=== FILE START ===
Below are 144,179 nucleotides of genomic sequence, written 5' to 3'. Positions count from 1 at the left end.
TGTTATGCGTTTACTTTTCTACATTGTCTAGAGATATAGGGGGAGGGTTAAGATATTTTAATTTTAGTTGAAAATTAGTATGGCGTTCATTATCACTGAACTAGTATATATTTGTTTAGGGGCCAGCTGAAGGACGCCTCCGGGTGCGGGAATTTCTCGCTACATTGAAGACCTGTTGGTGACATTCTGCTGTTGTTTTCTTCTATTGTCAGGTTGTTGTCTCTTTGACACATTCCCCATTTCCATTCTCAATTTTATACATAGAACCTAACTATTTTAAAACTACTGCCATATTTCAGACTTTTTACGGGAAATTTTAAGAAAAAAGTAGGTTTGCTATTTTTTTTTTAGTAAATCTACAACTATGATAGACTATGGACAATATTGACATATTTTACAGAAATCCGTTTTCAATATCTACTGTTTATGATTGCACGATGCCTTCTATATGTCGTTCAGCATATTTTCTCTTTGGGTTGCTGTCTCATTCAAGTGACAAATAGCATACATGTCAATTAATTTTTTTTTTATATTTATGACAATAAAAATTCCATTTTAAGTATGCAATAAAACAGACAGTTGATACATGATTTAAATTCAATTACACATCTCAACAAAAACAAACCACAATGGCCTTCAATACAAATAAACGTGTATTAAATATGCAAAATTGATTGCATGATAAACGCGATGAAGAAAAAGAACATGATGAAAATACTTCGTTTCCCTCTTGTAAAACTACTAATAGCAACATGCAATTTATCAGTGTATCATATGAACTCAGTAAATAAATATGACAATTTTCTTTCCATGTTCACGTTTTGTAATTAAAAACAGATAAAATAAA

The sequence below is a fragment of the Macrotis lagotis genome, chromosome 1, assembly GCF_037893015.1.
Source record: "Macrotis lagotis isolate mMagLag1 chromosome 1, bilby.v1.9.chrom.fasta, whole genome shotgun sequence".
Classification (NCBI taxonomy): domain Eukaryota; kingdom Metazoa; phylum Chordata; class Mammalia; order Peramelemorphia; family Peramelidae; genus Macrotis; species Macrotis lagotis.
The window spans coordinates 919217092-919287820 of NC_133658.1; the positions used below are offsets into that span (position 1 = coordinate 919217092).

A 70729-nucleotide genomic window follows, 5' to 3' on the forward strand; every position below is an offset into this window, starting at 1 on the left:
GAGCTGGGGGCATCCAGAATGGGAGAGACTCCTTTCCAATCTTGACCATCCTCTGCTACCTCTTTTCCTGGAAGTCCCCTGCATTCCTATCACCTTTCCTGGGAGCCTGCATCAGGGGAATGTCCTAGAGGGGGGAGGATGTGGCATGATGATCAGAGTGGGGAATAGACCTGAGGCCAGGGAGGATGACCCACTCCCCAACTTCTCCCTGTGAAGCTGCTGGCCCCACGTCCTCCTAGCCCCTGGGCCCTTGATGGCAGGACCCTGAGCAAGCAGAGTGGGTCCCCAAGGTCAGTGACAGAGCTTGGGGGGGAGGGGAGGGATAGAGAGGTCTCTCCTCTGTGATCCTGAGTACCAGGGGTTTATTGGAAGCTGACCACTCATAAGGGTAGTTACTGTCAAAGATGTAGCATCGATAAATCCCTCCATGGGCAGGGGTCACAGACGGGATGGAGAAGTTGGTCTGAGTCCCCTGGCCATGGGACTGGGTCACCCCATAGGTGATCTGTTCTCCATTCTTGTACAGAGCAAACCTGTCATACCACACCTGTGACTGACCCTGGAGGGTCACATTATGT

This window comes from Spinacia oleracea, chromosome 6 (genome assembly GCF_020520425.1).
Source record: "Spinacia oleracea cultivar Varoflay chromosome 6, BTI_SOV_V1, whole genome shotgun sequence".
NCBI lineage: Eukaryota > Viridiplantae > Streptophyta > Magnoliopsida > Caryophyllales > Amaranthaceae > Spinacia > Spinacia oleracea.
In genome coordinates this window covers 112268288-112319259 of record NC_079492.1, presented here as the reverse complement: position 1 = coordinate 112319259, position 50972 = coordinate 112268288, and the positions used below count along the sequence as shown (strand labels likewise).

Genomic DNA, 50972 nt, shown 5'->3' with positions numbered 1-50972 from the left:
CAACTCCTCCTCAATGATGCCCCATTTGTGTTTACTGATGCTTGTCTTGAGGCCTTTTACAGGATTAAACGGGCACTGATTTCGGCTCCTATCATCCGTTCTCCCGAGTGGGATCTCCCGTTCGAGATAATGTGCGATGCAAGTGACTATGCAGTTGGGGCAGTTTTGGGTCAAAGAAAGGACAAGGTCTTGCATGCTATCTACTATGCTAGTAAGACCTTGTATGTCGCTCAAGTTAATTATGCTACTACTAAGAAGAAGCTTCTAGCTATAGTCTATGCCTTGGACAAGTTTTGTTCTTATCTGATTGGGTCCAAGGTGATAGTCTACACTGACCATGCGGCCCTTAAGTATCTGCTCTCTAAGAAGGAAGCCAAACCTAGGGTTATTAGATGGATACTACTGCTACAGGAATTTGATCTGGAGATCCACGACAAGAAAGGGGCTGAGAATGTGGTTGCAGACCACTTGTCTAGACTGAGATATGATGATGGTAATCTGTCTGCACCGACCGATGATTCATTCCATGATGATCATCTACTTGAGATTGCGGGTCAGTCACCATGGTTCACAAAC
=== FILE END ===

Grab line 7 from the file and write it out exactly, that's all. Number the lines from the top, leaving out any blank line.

A 70729-nucleotide genomic window follows, 5' to 3' on the forward strand; every position below is an offset into this window, starting at 1 on the left: